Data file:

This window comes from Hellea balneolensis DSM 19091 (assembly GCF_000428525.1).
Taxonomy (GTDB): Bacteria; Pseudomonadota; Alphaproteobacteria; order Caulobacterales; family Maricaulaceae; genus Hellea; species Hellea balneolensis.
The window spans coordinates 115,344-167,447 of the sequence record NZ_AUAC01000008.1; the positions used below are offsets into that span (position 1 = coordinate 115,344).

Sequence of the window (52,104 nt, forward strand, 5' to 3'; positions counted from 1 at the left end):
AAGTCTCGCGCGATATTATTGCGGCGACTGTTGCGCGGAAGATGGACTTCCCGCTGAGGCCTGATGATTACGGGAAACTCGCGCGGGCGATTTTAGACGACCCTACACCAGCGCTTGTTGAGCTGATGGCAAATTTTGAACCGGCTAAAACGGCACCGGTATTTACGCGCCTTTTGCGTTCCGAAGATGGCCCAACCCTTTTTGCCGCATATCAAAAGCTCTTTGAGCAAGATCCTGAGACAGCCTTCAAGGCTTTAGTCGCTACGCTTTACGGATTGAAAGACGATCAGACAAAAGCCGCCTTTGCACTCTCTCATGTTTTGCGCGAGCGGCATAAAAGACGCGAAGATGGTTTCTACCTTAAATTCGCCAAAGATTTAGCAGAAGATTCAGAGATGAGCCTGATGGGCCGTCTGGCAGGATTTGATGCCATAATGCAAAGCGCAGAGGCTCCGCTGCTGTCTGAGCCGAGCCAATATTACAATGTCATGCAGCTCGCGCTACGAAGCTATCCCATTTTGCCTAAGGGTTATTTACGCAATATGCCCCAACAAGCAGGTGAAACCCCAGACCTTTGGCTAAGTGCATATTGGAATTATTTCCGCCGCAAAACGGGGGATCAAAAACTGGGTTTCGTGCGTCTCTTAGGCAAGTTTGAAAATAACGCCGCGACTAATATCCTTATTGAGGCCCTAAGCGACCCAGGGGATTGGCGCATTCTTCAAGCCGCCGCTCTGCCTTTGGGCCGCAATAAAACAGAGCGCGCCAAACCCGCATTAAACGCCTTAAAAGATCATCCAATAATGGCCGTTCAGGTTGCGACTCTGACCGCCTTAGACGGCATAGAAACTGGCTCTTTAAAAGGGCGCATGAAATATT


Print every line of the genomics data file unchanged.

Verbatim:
This window comes from Hellea balneolensis DSM 19091 (assembly GCF_000428525.1).
Taxonomy (GTDB): Bacteria; Pseudomonadota; Alphaproteobacteria; order Caulobacterales; family Maricaulaceae; genus Hellea; species Hellea balneolensis.
The window spans coordinates 115,344-167,447 of the sequence record NZ_AUAC01000008.1; the positions used below are offsets into that span (position 1 = coordinate 115,344).

Sequence of the window (52,104 nt, forward strand, 5' to 3'; positions counted from 1 at the left end):
AAGTCTCGCGCGATATTATTGCGGCGACTGTTGCGCGGAAGATGGACTTCCCGCTGAGGCCTGATGATTACGGGAAACTCGCGCGGGCGATTTTAGACGACCCTACACCAGCGCTTGTTGAGCTGATGGCAAATTTTGAACCGGCTAAAACGGCACCGGTATTTACGCGCCTTTTGCGTTCCGAAGATGGCCCAACCCTTTTTGCCGCATATCAAAAGCTCTTTGAGCAAGATCCTGAGACAGCCTTCAAGGCTTTAGTCGCTACGCTTTACGGATTGAAAGACGATCAGACAAAAGCCGCCTTTGCACTCTCTCATGTTTTGCGCGAGCGGCATAAAAGACGCGAAGATGGTTTCTACCTTAAATTCGCCAAAGATTTAGCAGAAGATTCAGAGATGAGCCTGATGGGCCGTCTGGCAGGATTTGATGCCATAATGCAAAGCGCAGAGGCTCCGCTGCTGTCTGAGCCGAGCCAATATTACAATGTCATGCAGCTCGCGCTACGAAGCTATCCCATTTTGCCTAAGGGTTATTTACGCAATATGCCCCAACAAGCAGGTGAAACCCCAGACCTTTGGCTAAGTGCATATTGGAATTATTTCCGCCGCAAAACGGGGGATCAAAAACTGGGTTTCGTGCGTCTCTTAGGCAAGTTTGAAAATAACGCCGCGACTAATATCCTTATTGAGGCCCTAAGCGACCCAGGGGATTGGCGCATTCTTCAAGCCGCCGCTCTGCCTTTGGGCCGCAATAAAACAGAGCGCGCCAAACCCGCATTAAACGCCTTAAAAGATCATCCAATAATGGCCGTTCAGGTTGCGACTCTGACCGCCTTAGACGGCATAGAAACTGGCTCTTTAAAAGGGCGCATGAAATATT